Health experts estimate that 37 million Americans are affected by sinus infections every year. In fact, health care providers report nearly 32 million cases of chronic sinus infections to the Centers for Disease Control and Prevention annually.

Even more startling is that Americans spend $5.8 billion each year on health care costs related to sinus infection treatment.

A sinus infection is literally an infection in your sinuses, which are hollow passages or cavities inside of your head.
There are four different sets of sinus cavities and any one of these cavities has the potential to become infected. These moist sinus cavities can literally become a breeding ground for bacteria, viruses or fungus.

Common sinus infection symptoms can include facial pains, tenderness of the sinus areas, headaches, nasal drainage that is thick and colored, sore throat and many other symptoms.

It can often be difficult to tell if you have a sinus infection or just a common cold as they both share common symptoms.

One way to tell if you have a sinus infection is if it doesn’t go away. This would be referred to as a chronic sinus infection.

In 1999, The Mayo Clinic did a major study of patients with chronic sinus infections. The Mayo Clinic study found that fungus is likely the cause of nearly all cases of chronic sinusitis.

This was a complete departure from the commonly held belief that bacteria was responsible for most cases of chronic sinusitis.

The normal course of treatment for sinus infections by doctors historically and today is to prescribe antibiotics. Since antibiotics do not work against fungus, treating a fungal sinus infection with antibiotics will not be effective.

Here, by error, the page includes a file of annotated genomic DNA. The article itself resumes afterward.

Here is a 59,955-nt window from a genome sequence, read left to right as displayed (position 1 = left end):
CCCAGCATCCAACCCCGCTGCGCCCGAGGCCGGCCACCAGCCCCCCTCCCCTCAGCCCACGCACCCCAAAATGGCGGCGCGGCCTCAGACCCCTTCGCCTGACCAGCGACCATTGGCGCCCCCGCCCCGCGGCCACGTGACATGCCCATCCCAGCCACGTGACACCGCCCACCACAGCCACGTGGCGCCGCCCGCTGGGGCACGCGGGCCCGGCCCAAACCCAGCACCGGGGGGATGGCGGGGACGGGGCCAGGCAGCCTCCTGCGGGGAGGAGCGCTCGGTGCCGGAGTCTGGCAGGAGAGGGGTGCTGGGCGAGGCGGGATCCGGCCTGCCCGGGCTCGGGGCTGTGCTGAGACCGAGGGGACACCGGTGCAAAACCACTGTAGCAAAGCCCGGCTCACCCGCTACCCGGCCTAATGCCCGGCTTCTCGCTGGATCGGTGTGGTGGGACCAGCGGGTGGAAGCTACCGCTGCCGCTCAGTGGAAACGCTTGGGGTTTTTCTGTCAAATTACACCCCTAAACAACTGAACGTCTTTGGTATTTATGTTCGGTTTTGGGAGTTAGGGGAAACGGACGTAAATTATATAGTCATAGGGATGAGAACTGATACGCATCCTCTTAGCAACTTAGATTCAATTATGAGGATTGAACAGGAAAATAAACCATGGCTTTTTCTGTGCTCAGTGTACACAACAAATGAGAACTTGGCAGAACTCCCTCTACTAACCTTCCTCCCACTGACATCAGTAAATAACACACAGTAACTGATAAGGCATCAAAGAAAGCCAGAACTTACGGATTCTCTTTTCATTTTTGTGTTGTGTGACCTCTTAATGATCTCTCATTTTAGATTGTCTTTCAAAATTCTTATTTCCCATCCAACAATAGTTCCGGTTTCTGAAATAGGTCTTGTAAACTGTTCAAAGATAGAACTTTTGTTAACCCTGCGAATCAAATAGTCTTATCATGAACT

If you think that you might be suffering from a sinus infection, you should visit your doctor for a proper diagnosis.

Because your nose can get stuffy when you have a condition like the common cold, you may confuse simple nasal congestion with sinusitis. A cold, however, usually lasts about 7 to 14 days and disappears without treatment. Acute sinusitis often lasts longer and typically causes more symptoms than just a cold.

Your doctor can diagnose sinusitis by listening to your symptoms, doing a physical examination, taking X-rays, and if necessary, an MRI or CT scan (magnetic resonance imaging and computed tomography).

Many people have reported excellent results in combating their chronic sinus infections using an all-natural mineral supplement called colloidal silver. By misting the ionic/colloidal silver solution into their sinuses where it can come into contact with the infected area.

Silver has been shown to have strong antimicrobial properties and has been used in many medical and health applications throughout history.

Some common antimicrobial uses of silver include treating burns, in Curad™ Band-Aids, for water purification (NASA uses silver to purify the water on the space shuttle), and sewn into socks to prevent athletes’ foot as well as many other uses.

Author's Bio: 

Michael Harader is a business entrepreneur who has a personal interest in colloidal silver and its positive effects on his and other people’s health. His personal experiences with ionic/colloidal silver convinced him to go into the business of helping others realize the health benefits of colloidal silver. To see how colloidal silver may be able to help you with a chronic sinus infection problem, please visit: sinus infection website .